- Cools and reduce pains and inflammation externally; insect bites, itching skin (topical application), infusion for vaginal puritis.
- Never boil the herb itself, as the medicinal principles are extremely volatile and contain much of the medicinal potency.
- Mentha piperita infusion is made by pouring boiling water over the herb, then cover and keep in a warm place for ten minutes, strain, sweeten and drink hot.
Pour a cup of boiling water onto a heaped teaspoon of the dried herb and leave to infuse for 10 minutes. This should be drunk as often as desired.
Scald 5g (1/5 oz) of dried leaves in 500ml (18 fluid ounces) water and take once a day.
Decoction as a gargle and mouth rinse
Scald 10g (2/5 oz) dreid leaves in 250ml (9 fluid ounces) water.
- Essence A few drops in water
- Extract 1 to 2 fluid teaspoons
- Infusion 1 to 2 cupfuls daily between meals. For children, take ¼ to ½ the adult dosage ( 1 teaspoonful to 1 tablespoonful diluted with equal parts of boiling water)
- Tincture ½ to 1 fluid teaspoon
Take 1 to 2 ml 3 times a day
Infusion 4g: 1 cup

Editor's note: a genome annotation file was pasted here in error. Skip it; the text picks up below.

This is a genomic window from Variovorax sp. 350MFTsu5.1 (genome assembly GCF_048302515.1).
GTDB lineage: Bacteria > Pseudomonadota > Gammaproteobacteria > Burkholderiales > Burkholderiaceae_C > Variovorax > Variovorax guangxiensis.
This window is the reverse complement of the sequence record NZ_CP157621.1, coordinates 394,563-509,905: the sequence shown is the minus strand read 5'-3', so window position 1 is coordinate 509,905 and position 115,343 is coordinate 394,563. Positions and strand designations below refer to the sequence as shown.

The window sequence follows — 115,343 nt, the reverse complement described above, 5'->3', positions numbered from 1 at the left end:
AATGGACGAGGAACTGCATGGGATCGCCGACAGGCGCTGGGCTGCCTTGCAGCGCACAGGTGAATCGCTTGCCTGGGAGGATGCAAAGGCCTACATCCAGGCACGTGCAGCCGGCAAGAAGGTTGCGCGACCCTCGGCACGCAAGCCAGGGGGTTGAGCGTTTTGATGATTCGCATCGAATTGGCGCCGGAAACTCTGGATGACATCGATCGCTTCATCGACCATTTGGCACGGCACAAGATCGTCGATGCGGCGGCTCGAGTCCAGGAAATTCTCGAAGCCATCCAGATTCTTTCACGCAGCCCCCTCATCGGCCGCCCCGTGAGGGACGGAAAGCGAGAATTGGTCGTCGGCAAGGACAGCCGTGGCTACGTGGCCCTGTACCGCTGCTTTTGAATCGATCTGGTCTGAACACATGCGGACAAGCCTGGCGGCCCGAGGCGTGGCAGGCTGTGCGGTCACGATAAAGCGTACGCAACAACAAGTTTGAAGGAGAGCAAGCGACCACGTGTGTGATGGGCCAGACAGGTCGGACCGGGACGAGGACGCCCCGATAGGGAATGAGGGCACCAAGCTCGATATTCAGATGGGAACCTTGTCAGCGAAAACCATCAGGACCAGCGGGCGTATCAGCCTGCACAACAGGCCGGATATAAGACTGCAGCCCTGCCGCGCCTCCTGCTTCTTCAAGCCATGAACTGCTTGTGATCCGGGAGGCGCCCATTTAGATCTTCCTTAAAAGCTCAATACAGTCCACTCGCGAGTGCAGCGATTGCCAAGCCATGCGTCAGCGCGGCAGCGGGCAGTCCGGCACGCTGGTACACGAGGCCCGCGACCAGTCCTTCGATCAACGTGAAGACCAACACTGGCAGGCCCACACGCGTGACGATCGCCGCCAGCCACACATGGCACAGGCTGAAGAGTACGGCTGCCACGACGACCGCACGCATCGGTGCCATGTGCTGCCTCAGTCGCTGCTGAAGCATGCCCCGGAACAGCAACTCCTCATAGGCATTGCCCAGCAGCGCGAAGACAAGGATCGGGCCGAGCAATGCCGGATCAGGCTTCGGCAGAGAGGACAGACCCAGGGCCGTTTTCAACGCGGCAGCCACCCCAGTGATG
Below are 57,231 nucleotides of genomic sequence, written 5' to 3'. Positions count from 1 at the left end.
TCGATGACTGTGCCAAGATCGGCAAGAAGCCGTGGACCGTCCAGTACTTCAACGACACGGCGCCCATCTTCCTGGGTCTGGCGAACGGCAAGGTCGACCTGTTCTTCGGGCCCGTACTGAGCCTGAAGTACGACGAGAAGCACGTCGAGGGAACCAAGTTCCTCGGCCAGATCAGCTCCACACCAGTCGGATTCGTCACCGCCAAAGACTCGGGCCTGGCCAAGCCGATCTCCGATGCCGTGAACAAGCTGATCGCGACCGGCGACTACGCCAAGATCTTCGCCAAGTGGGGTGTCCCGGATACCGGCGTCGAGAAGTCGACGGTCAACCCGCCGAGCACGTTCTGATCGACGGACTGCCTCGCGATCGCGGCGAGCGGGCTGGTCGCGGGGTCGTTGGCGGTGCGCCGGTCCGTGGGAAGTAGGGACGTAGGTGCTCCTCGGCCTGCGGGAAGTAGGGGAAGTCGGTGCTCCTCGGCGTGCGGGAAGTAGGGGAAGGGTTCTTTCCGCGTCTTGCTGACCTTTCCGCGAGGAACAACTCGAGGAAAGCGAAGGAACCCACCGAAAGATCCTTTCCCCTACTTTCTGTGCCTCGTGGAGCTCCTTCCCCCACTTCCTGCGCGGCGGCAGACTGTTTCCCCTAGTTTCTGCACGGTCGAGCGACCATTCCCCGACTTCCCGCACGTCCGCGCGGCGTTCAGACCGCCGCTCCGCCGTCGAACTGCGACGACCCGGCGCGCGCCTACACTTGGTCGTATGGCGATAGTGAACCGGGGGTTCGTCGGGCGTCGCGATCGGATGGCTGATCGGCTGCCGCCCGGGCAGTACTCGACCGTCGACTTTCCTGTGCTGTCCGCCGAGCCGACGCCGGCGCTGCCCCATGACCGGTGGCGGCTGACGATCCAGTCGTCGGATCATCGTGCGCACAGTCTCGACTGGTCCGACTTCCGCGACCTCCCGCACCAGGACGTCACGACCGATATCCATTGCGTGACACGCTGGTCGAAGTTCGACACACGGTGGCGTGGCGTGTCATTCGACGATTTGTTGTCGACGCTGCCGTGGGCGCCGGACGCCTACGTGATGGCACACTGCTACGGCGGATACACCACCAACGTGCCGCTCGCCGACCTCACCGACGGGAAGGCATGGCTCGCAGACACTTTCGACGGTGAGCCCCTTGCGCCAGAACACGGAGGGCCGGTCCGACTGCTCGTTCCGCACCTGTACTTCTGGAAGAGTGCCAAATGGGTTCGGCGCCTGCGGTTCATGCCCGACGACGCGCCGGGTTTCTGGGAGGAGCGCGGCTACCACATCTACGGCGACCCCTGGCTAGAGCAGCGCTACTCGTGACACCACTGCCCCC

Standard infusion of ½ to 6 grams
Infusion of 1.5 to 2 g of the prepared herb is administered 2 to 3 times daily.
NOTE: At therapeutic doses, Mentha piperita has no harmful side effects. Higher doses of menthol or essential oil may have toxic effects ( particularly in children who are more sensitive), manifested by vomiting, spasms and unco-ordinated movements (ataxia). Some patients may be allergic to menthol.
- Contra-indicated for individuals with an extremely low metabolism, complaining of coldness when no fever is present.
- Contra-indicated for individuals whose superficial symptoms of cold, flu or fever have progressed beyond the first stages.
- Severe chills, neurasthenia
- Therapeutic doses must not be exceeded during pregnancy and lactation.
- The tea should not be drunk exclusively, as with long-term use, it irritates the kidneys.
- May interfere with it iron absorption
- Should not be used by nursing mothers
- Do not ingest pure menthol or pure Mentha piperita leaves
Make Smarter Health Choices. Consciously. Deliberately. Actively.
© Helen Chow, Herbalist